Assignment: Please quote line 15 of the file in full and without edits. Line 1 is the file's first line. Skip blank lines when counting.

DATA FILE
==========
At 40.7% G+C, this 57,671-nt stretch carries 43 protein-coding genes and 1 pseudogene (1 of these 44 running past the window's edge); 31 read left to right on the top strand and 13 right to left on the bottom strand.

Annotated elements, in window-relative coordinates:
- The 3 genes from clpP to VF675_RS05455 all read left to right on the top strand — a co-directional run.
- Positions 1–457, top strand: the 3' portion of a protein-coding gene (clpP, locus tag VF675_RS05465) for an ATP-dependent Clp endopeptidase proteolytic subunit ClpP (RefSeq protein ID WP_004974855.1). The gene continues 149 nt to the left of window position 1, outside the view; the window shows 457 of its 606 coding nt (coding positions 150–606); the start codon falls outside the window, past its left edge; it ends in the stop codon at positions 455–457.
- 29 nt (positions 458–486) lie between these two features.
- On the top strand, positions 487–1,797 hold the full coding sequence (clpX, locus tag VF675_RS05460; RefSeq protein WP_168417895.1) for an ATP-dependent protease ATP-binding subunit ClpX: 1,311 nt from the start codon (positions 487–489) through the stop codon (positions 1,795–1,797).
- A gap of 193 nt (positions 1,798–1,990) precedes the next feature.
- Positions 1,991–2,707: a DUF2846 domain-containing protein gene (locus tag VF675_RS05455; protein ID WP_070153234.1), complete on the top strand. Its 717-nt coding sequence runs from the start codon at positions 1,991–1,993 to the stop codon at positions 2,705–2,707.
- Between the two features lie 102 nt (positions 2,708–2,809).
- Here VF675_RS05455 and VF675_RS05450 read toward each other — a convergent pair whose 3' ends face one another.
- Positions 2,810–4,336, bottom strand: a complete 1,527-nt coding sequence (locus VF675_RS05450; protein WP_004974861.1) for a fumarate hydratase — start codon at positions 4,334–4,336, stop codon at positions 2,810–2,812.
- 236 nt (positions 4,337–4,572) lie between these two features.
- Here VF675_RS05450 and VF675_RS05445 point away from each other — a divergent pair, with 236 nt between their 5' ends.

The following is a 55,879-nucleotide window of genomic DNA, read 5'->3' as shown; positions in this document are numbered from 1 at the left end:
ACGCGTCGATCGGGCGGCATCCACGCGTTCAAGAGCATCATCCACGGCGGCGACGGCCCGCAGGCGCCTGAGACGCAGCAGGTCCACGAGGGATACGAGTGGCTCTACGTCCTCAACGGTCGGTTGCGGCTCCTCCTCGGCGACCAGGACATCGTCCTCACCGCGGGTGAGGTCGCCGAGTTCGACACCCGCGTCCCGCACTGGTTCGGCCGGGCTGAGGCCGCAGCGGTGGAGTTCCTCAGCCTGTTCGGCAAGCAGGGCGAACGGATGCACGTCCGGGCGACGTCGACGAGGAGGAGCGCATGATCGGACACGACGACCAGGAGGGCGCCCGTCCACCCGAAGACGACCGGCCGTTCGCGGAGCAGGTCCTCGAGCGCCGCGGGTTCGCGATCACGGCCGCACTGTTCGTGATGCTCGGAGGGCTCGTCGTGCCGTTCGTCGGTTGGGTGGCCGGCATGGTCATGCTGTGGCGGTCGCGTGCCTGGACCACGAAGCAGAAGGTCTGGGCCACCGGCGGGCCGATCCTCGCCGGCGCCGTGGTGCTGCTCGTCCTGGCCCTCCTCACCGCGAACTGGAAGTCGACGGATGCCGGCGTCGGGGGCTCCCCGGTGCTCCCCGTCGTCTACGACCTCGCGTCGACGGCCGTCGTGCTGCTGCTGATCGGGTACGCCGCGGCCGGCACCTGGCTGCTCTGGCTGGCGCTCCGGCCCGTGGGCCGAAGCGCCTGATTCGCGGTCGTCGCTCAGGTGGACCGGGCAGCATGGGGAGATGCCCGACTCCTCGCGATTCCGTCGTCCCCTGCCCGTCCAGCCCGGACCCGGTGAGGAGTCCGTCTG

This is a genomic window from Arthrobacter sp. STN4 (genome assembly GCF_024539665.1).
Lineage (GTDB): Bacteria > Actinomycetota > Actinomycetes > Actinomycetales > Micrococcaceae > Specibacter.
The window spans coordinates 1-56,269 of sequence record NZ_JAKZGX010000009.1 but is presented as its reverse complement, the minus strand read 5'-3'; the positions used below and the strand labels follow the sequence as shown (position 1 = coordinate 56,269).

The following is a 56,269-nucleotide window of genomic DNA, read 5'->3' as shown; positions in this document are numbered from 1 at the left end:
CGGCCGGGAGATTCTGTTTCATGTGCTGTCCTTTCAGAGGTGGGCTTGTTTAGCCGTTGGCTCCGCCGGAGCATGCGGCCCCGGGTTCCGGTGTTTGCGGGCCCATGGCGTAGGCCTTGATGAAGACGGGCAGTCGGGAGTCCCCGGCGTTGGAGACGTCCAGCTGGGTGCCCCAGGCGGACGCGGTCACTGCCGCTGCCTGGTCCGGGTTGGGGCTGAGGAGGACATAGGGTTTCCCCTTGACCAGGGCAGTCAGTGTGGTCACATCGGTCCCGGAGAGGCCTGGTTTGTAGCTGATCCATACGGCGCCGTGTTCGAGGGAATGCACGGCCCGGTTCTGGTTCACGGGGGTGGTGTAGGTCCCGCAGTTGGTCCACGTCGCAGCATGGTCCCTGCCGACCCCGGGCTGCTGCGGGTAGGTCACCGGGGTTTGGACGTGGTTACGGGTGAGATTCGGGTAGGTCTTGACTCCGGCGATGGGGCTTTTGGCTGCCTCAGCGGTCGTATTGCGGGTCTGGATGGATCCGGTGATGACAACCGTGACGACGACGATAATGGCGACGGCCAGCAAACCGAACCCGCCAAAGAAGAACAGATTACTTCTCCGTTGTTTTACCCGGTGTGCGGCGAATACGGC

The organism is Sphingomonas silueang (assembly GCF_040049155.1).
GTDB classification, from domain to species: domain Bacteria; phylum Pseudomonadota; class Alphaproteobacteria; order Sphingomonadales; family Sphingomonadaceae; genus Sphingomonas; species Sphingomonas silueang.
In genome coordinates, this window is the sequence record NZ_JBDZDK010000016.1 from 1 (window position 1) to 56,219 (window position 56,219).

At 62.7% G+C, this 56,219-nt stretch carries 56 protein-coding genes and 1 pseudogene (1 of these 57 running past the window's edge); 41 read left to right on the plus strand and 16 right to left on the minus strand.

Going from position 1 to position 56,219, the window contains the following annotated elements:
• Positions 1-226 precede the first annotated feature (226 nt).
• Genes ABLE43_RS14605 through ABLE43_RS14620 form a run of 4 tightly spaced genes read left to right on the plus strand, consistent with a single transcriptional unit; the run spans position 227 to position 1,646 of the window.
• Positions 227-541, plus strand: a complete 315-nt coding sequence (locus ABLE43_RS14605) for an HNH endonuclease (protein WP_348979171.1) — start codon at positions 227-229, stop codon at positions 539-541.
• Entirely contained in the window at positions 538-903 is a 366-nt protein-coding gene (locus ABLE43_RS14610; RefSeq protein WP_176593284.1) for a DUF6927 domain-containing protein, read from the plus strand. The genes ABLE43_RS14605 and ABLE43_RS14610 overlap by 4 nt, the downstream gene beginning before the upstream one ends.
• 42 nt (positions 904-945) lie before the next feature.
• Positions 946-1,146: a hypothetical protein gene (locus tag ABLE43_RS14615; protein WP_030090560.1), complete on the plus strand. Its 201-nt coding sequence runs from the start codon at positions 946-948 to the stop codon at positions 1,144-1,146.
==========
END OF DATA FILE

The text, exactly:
ACGCGTCGATCGGGCGGCATCCACGCGTTCAAGAGCATCATCCACGGCGGCGACGGCCCGCAGGCGCCTGAGACGCAGCAGGTCCACGAGGGATACGAGTGGCTCTACGTCCTCAACGGTCGGTTGCGGCTCCTCCTCGGCGACCAGGACATCGTCCTCACCGCGGGTGAGGTCGCCGAGTTCGACACCCGCGTCCCGCACTGGTTCGGCCGGGCTGAGGCCGCAGCGGTGGAGTTCCTCAGCCTGTTCGGCAAGCAGGGCGAACGGATGCACGTCCGGGCGACGTCGACGAGGAGGAGCGCATGATCGGACACGACGACCAGGAGGGCGCCCGTCCACCCGAAGACGACCGGCCGTTCGCGGAGCAGGTCCTCGAGCGCCGCGGGTTCGCGATCACGGCCGCACTGTTCGTGATGCTCGGAGGGCTCGTCGTGCCGTTCGTCGGTTGGGTGGCCGGCATGGTCATGCTGTGGCGGTCGCGTGCCTGGACCACGAAGCAGAAGGTCTGGGCCACCGGCGGGCCGATCCTCGCCGGCGCCGTGGTGCTGCTCGTCCTGGCCCTCCTCACCGCGAACTGGAAGTCGACGGATGCCGGCGTCGGGGGCTCCCCGGTGCTCCCCGTCGTCTACGACCTCGCGTCGACGGCCGTCGTGCTGCTGCTGATCGGGTACGCCGCGGCCGGCACCTGGCTGCTCTGGCTGGCGCTCCGGCCCGTGGGCCGAAGCGCCTGATTCGCGGTCGTCGCTCAGGTGGACCGGGCAGCATGGGGAGATGCCCGACTCCTCGCGATTCCGTCGTCCCCTGCCCGTCCAGCCCGGACCCGGTGAGGAGTCCGTCTG